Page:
Emphasising that the local arm of Norwest Venture Partners invested in India since 2005, Niren Shah, MD & Head of Norwest India, lays out how the fund will deploy $3 billion it has committed to the country. Edited excerpts: 


This tranche of fundraising is expected to be around $3 billion, and you’re looking at active deployment in India...

Yes. For the last 3 years, we have been deploying approximately $250-300 million every year. We are going to continue that pace. We are much more focused on cheque sizes; more focused on growth equity and late-stage venture. We don’t do much of early-stage ventures. Our cheque sizes end up being about $30-100 million in the growth equity segment; within that, the sweet spot would be $50-75 million. In late-stage venture, we do $20-50 million, and our sweet spot would be $30-40 million. We have a very long fund -- typically 10 years but we have been raising funds between 2-3 years. In India, outside certain sectors like IT services and Pharma, we are trying to build some really large companies here and a lot of the exits end up in an IPO.


A lot of PEs have had a couple of very successful IPO exits including Five Star Business Finance which was yours. You see this trend encouraging to attract more money into India?

Yes, globally and within India, we have reached a very different orbit. Given the sizable GDP we are getting into, the strong reforms we have had and the political stability, India is seen as a large destination for manufacturing. We have done well in IT services and our domestic consumption story. As a country we’re finally very confident about ourselves and the world is very confident about India. Even in Asia, we have occupied the number one spot and there is a lot of interest and capital. Norwest has been very bullish on India since 2005 when we started but I think we are more bullish than ever. There’s a willingness to do buyouts, we are seeing repeat founders, an understanding of unit economics and on the start-up side there is the need to go IPO, have free cash flow, etc. There is a lot of patient capital and people understand that it’s an emerging market that will take time.


Does this whole China plus one theory hold water?

In certain sectors like IT and pharma India has very strong footing.  In the newer sectors when you’re looking at electronics outsourcing it’s still early days. There’s a lot of potential but there’s a long way to catch up to China which has been doing this at scale for 20 years. While China has built some amazing scale, given the extent of what’s happening like the iPhone production in India or the interest of Tesla, some of the changes are happening much faster than we would have ever imagined.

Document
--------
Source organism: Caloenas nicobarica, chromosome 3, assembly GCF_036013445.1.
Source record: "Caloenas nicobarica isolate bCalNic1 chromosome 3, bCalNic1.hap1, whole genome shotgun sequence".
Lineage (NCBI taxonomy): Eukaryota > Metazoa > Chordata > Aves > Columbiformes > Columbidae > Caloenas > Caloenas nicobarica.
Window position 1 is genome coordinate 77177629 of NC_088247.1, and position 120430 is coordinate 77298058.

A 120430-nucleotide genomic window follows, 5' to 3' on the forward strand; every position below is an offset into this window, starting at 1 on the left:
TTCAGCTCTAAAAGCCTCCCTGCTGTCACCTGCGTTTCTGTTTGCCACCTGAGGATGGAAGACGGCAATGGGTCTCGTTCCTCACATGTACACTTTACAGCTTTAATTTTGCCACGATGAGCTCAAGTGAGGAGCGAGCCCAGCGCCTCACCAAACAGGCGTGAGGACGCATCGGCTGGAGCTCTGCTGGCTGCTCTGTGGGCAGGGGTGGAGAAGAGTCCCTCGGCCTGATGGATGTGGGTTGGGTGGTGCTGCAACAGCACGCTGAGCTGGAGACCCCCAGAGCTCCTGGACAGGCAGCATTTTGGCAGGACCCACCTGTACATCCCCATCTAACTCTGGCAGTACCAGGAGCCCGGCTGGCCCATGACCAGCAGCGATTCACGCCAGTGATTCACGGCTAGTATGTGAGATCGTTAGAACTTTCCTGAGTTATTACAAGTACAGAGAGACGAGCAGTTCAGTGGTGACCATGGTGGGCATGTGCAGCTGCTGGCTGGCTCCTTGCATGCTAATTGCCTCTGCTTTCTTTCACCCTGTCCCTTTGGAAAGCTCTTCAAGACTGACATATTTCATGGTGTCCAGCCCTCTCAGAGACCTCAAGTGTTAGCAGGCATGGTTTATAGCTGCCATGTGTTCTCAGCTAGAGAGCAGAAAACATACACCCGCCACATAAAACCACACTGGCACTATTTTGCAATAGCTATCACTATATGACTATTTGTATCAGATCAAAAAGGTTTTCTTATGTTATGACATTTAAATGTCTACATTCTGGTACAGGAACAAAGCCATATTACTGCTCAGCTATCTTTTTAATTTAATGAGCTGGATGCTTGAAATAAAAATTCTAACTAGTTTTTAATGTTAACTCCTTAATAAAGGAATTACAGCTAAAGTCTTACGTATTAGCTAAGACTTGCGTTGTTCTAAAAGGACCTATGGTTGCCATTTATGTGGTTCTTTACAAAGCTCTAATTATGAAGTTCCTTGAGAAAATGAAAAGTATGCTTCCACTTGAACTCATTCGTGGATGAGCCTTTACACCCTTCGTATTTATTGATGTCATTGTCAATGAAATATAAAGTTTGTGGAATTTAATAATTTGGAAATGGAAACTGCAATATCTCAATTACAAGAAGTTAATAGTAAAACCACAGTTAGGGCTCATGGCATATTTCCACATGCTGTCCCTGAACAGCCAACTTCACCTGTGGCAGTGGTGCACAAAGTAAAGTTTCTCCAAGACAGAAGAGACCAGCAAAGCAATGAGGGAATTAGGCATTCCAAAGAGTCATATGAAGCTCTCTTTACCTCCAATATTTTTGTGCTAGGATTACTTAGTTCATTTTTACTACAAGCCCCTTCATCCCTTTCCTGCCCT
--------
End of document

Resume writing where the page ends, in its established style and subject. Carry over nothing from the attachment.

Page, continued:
One of the things I also noticed in your financial services portfolio is that you’ve stuck with regulated entities largely and perhaps a few fintech…

Given that we have a very robust regulator we don’t want to do frontier investing where there are people who are very happy to play in areas which are going to be regulated or regulated but they are not clear. We want to say that there is a benefit of having regulation and that regulation is well understood and well laid out. We want to be absolutely within the four corners of that regulation and we care as a fund about governance risk and compliance. We think more about growth equity. If you’re playing on PPI licenses but one knows that it is not the eventual place we stay away from it. We’d rather come in when there is very clear cut regulation and a profit pool, rather than doing very early stage venture where maybe the business does work but sometimes it’s the regulation that doesn’t work. A lot of people today are a little more worried about fintech. Norwest worldwide is known for being very fundamental. We will do a lot of diligence and don’t want to do a spray-and-pray kind of deal.


How big is your exit pipeline for FY25?

We are going to have a bunch of companies filing for IPO like SK Finance, Swiggy. Veritas, OfBusiness and Vastu Housing Finance. Exits in Swiggy and OfBusiness would be in the range of about 15x. Financials would be lower but we put in money around many stages.


There are a lot of bank divestment buzz doing the rounds. Would you participate in these?

We did a lot of banks and NBFCs around 2007-2012 because at that point those were the ones which were growing and we are trying to make 30 per cent internal rate of return. Now we are doing a lot more of fintech and NBFCs. We can see companies growing at 30-40 per cent. I don’t think in the banking space there is something exceptional any longer. Banks will probably be 10-15 per cent growth.